It turns out that murdering six million Jews takes a lot of work. Herding them off the trains; persuading them that the gas chambers are really shower rooms; removing the bodies after the killing; burning them; getting rid of the ashes; cleaning everything up for the next load.
All this hard work in the concentration camps was done by Sonderkommando (“special commandos”)–able-bodied Jewish men who, after a few months of grueling work, were themselves murdered. (The women Sonderkommando were also usefully employed by, for example, sorting the belongings that the Jews brought with them.)
Hungarian filmmaker László Nemes’s “Son of Saul” relentlessly captures the life of Saul Ausländer (Géza Röhrig), a Hungarian prisoner who, among the newly dead bodies in the “Krema” (crematorium) where he works, finds that of a boy he takes to be his own son. Whether the boy really is Saul’s son is never clarified. It hardly matters. Saul steals the body (from the dissection table, where he’s about to be autopsied) and resolves to find a rabbi to say Kaddish and give the child a proper burial. In doing so, he endangers a plan by his fellow prisoners to stage an escape, but Saul’s resolve can’t be moved.
“Son of Saul” opens with an out-of-focus shot of greenery but soon switches to closeups of the main character, and from there is told entirely through his point of view, often in more closeups. Saul is brisk and expressionless. We learn nothing of his background; in the camp, a person’s background doesn’t count for anything. We see him interacting with the other men, sometimes with their captors. The place (though the film doesn’t expressly say this) is Auschwitz; the time 1944.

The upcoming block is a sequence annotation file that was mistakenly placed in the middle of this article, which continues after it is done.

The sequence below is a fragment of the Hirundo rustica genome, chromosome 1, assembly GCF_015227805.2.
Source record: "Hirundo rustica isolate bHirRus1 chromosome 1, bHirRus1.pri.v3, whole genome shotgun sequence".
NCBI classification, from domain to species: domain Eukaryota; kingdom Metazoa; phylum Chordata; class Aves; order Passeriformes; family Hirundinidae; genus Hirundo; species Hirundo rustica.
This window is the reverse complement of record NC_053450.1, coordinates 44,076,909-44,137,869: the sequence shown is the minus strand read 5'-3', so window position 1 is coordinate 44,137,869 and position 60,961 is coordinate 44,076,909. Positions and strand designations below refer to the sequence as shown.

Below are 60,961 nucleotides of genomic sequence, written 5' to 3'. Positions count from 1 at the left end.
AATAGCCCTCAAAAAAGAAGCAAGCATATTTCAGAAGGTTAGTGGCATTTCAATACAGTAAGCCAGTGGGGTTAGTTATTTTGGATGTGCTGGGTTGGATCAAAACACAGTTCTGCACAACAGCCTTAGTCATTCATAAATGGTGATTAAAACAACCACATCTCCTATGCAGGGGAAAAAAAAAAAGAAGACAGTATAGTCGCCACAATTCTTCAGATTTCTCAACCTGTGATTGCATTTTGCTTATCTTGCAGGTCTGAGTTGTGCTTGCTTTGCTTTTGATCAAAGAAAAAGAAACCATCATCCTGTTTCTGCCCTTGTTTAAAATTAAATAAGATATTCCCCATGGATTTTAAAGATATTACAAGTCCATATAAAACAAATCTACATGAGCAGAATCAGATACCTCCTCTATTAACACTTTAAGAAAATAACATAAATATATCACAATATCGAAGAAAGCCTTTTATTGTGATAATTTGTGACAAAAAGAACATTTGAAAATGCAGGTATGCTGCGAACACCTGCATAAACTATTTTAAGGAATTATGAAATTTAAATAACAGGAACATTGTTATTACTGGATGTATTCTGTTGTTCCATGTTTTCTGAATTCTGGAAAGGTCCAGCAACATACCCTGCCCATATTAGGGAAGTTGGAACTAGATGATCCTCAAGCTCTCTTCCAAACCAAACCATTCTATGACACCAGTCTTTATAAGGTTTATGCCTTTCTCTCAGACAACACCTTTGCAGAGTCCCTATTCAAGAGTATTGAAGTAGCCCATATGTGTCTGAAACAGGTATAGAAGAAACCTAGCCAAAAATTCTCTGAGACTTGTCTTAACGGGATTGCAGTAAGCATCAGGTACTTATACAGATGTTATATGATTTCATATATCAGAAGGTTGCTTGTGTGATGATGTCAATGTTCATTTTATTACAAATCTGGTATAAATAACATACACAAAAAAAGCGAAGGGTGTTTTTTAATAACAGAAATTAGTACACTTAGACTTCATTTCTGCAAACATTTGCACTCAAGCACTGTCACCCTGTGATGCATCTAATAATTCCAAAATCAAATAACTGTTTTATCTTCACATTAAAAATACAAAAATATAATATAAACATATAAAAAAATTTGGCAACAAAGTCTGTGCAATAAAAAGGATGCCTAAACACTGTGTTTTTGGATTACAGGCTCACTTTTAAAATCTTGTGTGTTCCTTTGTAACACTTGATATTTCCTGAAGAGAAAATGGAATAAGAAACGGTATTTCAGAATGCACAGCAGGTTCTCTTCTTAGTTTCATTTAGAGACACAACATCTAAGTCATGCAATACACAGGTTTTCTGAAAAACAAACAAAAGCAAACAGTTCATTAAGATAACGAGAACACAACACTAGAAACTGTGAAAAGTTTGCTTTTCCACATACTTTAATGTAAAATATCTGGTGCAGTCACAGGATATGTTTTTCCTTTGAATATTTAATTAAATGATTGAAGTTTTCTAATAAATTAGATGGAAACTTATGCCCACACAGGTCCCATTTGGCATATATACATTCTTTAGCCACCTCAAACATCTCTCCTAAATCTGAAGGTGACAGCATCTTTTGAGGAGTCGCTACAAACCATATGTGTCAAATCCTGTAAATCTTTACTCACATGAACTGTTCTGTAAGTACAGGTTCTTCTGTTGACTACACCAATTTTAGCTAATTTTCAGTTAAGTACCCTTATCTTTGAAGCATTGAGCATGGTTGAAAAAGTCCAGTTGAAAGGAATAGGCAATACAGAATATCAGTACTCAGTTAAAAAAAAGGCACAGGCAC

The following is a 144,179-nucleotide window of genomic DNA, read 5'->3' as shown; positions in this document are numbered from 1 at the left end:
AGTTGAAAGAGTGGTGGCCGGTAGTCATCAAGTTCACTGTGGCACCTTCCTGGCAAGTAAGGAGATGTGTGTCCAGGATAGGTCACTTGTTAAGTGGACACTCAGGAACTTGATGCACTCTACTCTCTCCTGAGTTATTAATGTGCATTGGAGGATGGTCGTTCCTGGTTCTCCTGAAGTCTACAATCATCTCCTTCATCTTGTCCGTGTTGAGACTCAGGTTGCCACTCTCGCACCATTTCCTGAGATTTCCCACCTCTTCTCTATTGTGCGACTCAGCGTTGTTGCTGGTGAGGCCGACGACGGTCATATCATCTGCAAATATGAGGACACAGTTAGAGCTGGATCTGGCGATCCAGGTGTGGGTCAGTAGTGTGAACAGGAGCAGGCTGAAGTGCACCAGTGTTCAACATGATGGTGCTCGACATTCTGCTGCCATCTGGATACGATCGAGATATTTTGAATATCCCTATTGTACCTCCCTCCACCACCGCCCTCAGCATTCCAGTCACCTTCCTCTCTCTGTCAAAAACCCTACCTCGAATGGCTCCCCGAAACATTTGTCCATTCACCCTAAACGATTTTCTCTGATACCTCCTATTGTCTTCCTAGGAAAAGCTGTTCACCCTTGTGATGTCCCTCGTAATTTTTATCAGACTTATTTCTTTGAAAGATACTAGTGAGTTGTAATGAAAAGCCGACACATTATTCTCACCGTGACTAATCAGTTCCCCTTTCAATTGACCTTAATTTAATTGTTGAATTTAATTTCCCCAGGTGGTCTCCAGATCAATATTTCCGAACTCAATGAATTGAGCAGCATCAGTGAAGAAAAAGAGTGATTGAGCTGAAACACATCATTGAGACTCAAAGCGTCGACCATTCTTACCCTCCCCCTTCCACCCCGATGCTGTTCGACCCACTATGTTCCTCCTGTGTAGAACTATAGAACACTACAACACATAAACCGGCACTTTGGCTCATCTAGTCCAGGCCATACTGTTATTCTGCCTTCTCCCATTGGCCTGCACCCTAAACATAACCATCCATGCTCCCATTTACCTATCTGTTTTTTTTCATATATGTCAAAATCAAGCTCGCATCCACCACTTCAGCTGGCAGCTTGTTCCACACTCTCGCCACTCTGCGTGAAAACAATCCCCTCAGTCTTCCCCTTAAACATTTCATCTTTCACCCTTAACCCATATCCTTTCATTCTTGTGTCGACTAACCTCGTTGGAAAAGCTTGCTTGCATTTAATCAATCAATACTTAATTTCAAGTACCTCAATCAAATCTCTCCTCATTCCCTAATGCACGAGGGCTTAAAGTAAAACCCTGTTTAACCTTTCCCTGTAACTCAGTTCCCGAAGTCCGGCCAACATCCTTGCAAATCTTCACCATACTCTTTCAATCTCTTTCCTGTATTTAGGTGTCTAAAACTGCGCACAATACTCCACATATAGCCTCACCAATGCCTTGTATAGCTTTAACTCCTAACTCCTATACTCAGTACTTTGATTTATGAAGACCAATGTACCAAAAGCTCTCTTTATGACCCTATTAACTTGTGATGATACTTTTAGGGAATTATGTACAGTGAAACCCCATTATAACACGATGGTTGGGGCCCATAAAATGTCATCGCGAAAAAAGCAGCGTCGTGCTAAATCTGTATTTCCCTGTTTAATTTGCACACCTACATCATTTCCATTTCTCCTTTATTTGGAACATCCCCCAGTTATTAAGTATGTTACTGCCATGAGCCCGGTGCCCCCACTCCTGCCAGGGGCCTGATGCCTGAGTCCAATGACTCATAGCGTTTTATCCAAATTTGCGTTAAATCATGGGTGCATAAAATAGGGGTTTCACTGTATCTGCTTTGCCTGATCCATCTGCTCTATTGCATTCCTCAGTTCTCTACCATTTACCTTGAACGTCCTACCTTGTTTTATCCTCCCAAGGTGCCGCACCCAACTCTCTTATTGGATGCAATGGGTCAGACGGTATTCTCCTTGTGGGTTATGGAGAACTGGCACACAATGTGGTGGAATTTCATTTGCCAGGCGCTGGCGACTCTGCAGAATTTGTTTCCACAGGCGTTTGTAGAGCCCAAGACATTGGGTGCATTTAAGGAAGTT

The atmosphere of the camp is as close to hell as one can imagine: constant noise (no background music here), filth, fires, mud. The men live in what look like caves rather than barracks (I doubt the authenticity of this detail). You rarely see them eating and never sleeping. The work is gruelling and never-ending. Naked dead bodies–Stücke–“pieces,” in Nazi jargon–are everywhere. Things are going on in the background: some prisoners taking pictures with secret cameras; others plotting the rebellion. But our focus is always on Saul and his mission.
In the long list of Holocaust films, “Son of Saul” stands out as among the most uncompromising, a fictionalized version of some episodes in Claude Lanzmann’s “Shoah,” parts of which served as Nemes’ inspiration. It won the Grand Prize at Cannes and is Hungary’s official selection for Best Foreign Language Oscar.